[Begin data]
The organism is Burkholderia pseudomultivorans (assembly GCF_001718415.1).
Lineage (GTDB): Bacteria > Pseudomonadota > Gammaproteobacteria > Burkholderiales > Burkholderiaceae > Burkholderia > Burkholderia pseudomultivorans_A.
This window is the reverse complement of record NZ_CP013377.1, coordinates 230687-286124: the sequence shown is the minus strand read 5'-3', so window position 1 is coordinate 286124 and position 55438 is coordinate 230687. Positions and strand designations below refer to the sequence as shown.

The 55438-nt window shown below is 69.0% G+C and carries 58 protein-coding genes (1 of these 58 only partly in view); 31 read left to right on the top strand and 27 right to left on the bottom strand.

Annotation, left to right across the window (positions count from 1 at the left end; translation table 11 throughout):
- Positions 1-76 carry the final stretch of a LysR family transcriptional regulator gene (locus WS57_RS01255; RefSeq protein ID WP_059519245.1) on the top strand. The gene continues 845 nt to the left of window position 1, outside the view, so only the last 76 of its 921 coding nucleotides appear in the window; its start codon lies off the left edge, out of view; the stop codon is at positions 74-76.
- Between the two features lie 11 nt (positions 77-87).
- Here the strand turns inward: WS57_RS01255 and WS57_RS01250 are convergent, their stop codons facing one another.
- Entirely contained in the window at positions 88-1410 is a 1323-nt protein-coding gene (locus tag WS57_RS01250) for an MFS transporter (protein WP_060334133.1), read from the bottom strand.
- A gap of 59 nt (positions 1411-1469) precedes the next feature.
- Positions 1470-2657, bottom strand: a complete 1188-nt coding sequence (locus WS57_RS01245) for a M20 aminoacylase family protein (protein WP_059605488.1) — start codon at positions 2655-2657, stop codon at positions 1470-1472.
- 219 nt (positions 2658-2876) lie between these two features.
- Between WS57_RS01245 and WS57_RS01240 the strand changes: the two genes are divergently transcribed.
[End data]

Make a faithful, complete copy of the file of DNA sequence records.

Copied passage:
The organism is Burkholderia pseudomultivorans (assembly GCF_001718415.1).
Lineage (GTDB): Bacteria > Pseudomonadota > Gammaproteobacteria > Burkholderiales > Burkholderiaceae > Burkholderia > Burkholderia pseudomultivorans_A.
This window is the reverse complement of record NZ_CP013377.1, coordinates 230687-286124: the sequence shown is the minus strand read 5'-3', so window position 1 is coordinate 286124 and position 55438 is coordinate 230687. Positions and strand designations below refer to the sequence as shown.

The 55438-nt window shown below is 69.0% G+C and carries 58 protein-coding genes (1 of these 58 only partly in view); 31 read left to right on the top strand and 27 right to left on the bottom strand.

Annotation, left to right across the window (positions count from 1 at the left end; translation table 11 throughout):
- Positions 1-76 carry the final stretch of a LysR family transcriptional regulator gene (locus WS57_RS01255; RefSeq protein ID WP_059519245.1) on the top strand. The gene continues 845 nt to the left of window position 1, outside the view, so only the last 76 of its 921 coding nucleotides appear in the window; its start codon lies off the left edge, out of view; the stop codon is at positions 74-76.
- Between the two features lie 11 nt (positions 77-87).
- Here the strand turns inward: WS57_RS01255 and WS57_RS01250 are convergent, their stop codons facing one another.
- Entirely contained in the window at positions 88-1410 is a 1323-nt protein-coding gene (locus tag WS57_RS01250) for an MFS transporter (protein WP_060334133.1), read from the bottom strand.
- A gap of 59 nt (positions 1411-1469) precedes the next feature.
- Positions 1470-2657, bottom strand: a complete 1188-nt coding sequence (locus WS57_RS01245) for a M20 aminoacylase family protein (protein WP_059605488.1) — start codon at positions 2655-2657, stop codon at positions 1470-1472.
- 219 nt (positions 2658-2876) lie between these two features.
- Between WS57_RS01245 and WS57_RS01240 the strand changes: the two genes are divergently transcribed.